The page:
Tim Ferriss's 4-Hour Workweek and Lifestyle Design Blog. Tim is an author of 5 #1 NYT/WSJ bestsellers, investor (FB, Uber, Twitter, 50+ more), and host of The Tim Ferriss Show podcast (400M+ downloads)
Michael Phelps and Grant Hackett — Two Legends on Competing, Overcoming Adversity, Must-Read Books, and Much More (#494)
The land of frog legs and baguettes has produced, in recent years and unbeknowst to most, some of the worlds most mind-numbing acrobats. I found the above video last night and had to share it. Two questions:
What the hell are kids eating in France?
[Postscript: readers have noted in the comments that this first video was actually in Mexico, though some also claim Brazil.]
If you could have the physical capabilities of any athlete in the world, who would you choose?
I might opt for another French lad named Junior. I used to breakdance (at about 1:40 of this video), but he is superhuman. The clip below is from the Red Bull BC One competition of 2004. Be sure to watch the whole thing or jump to 2:40 — you won’t believe the move in the last five seconds… Continue reading “Insane Superhuman French People”
It was 9:47pm at Barnes and Noble on a recent Saturday night, and I had 13 minutes to find a suitable exchange for “The New Yorker Dog Cartoons,” $22 of expensive paper. Bestsellers? Staff recommends? New arrivals or classics? I’d already been there 30 minutes.
Beginning to feel overwhelmed with a ridiculous errand I’d expected to take five minutes, I stumbled across the psychology section. One tome jumped out at me as all too appropriate—The Paradox of Choice: Why More is Less. It wasn’t the first time I’d seen or read Barry Schwarz’s 2004 classic, but it seemed like a good time to revisit the principles, among them that:
-The more options you consider, the more buyer’s regret you’ll have.
-The more options you encounter, the less fulfilling your ultimate outcome will be.
Jon Stewart gives an example of Carlin’s brilliance (exclusive footage from a special appearing tonight on PBS, 9pm ET).
I first saw George Carlin around age 10. Much later, I discovered Mark Twain and realized both were philosophers of the same school: The Trojan Horse.
Twain and Carlin were experts at making important points with humor, oftentimes addressing topics that, even in Twain’s time, wouldn’t hit the politically-correct mainstream otherwise. Other skilled Trojan Horse comedians include Stephen Colbert (example from his speech following George W. Bush) and Chris Rock.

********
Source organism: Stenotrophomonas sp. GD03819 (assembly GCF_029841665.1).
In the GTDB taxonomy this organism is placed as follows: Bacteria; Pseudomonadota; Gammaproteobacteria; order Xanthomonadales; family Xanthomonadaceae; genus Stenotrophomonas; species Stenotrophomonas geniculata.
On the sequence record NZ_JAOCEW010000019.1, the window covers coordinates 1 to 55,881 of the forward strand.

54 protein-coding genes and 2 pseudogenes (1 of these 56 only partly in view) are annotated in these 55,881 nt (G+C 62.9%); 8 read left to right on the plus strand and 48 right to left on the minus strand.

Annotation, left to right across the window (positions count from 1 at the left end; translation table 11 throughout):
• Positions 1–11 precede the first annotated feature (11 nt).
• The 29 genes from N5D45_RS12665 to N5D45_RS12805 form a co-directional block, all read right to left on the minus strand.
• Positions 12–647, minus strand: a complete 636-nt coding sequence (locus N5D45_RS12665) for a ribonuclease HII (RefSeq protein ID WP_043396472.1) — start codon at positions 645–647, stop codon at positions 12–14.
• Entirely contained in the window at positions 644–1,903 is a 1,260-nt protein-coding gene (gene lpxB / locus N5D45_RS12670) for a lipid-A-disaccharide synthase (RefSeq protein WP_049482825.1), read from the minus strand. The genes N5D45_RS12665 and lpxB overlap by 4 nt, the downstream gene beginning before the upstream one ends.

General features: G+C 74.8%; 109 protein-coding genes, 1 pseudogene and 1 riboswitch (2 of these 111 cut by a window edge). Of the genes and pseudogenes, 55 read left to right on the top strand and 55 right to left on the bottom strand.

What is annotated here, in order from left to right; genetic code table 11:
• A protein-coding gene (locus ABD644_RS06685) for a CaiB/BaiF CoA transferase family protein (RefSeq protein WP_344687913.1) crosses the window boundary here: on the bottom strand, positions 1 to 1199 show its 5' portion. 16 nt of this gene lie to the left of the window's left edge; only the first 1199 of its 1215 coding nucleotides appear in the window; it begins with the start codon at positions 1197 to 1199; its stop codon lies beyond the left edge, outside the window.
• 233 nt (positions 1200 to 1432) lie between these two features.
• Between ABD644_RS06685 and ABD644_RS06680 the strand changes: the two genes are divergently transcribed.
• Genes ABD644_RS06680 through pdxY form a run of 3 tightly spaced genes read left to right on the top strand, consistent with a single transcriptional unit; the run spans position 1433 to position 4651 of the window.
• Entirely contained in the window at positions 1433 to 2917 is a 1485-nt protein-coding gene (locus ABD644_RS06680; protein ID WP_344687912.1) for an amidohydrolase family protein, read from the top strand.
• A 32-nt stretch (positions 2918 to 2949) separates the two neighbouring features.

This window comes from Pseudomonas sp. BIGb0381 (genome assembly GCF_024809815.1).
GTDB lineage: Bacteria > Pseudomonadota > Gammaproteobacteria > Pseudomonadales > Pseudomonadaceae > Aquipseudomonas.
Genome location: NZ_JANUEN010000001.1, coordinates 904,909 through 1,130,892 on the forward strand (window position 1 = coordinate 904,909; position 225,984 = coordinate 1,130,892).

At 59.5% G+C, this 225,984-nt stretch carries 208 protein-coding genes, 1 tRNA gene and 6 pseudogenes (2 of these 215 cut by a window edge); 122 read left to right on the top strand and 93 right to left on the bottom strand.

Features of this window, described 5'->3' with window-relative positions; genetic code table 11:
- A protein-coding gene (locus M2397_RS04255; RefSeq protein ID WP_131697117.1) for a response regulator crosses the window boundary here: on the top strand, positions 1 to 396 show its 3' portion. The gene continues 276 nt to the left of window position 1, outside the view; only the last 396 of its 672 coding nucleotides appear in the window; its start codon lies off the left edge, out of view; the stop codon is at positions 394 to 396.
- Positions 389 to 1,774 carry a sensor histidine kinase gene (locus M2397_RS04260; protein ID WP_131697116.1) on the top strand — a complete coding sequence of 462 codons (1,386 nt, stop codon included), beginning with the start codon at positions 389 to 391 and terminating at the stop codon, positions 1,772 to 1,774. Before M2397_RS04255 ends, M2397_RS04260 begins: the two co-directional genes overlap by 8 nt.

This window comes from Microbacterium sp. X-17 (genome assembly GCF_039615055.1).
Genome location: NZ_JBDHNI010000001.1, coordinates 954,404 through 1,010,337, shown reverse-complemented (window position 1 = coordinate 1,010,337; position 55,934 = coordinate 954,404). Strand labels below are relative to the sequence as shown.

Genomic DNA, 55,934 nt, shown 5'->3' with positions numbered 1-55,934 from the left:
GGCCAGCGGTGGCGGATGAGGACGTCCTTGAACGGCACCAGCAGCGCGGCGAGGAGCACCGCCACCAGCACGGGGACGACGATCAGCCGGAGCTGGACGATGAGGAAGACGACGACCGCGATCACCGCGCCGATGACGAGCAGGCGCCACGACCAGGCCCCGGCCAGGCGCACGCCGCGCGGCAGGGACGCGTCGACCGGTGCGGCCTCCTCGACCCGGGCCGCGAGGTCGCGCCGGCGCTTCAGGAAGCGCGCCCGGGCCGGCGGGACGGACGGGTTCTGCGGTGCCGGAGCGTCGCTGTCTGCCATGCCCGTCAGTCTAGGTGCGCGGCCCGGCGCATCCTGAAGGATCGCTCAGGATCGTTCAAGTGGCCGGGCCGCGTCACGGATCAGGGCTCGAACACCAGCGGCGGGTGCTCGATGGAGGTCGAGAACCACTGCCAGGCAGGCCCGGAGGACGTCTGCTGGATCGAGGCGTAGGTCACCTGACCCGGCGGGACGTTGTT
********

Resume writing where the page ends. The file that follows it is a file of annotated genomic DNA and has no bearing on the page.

Motivated and pissed off by the rules and senseless authority of their times, both used humor via plain and simple language to poke fun where more than fun was at stake.
Don’t be a groundhog [yes, I know this is a hedgehog, but I liked the shot]. (Photo: Anxious223)
There are a lot of rich and depressed groundhogs.
This is a critical concept, so let me introduce it with an e-mail I received from a reader and executive at a Fortune 500 company a few hours ago, edited for length:
So I was out snowshoeing this morning and found myself completely taken in this moment thinking I was like the Snow Queen from Hans Christian Andersen’s fairy tale and that I was walking through the Black Forest. And I was there, at least in my mind, which, really, is all that matters. …Here’s how this is relevant to you – the problem most people are going to have with your book is that these people don’t know how to dream. I think your book is like the 2nd in a series… unless you can find moments of the sublime in whatever present moment, and unless you can dream about creating the next one, what does it really matter how much time you free up from work?
Here’s how we make this e-mail hit home for you and get you $720 in the process:
1) On a scale of 1-10, 10 being best, how life-changing or personally fulfilling have the last two weekends been?
2) Is retirement from the 9-5, 50-weeks-per-year routine one of your current goals? (Yes/No)
3) How confident are you on a scale of 1-10, 10 being best, in your ability to fill 20-40 years of retirement, whether in one stretch or spread out as mini-retirements?
I was interviewed recently from Uruguay by Marco della Cava of USA Today for a cover story that appeared yesterday titled “Speeding Up the Mad Dash”. It’s a quick read and good food for thought:
If you’re reading these words, the chocolates and flowers are on their way. Because given the gazillion draws of modern life — the cellphone, the BlackBerry, the boss, the kids, the TiVo, the dog — it’s a small miracle this sentence has made it into your day.
Our fast society is only getting faster, putting inordinate demands on our time and prompting the people and companies that service our lives to come up with ways to help us reclaim some of it.
Don’t have time to read all those magazines you subscribe to?
Branding is no longer for Fortune 500 companies and Madison Avenue agencies with excessive budgets and inadequate tracking.
Personal branding is about managing your name — even if you don’t own a business — in a world of misinformation, disinformation, and semi-permanent Google records.
Going on a date? Chances are that your “blind” date has Googled your name.
Going to a job interview? Ditto.
Here are 4 tips for preserving or promoting your name, whether personal or business, in a digital world:
1. Get Google insurance:
Register the URLs for your name and variants, and consider creating a blog. The objective here is to own the first 1-5 results that appear on search engines if someone searches your name. I don’t think most people should be bloggers, but having a Google-friendly and SEO-rich blog platform like WordPress or TypePad that is updated even twice per month as an online journal is worth the investment for having first say in your image. This recommendation comes from Mike Fertik, CEO of the much-buzzed ReputationDefender.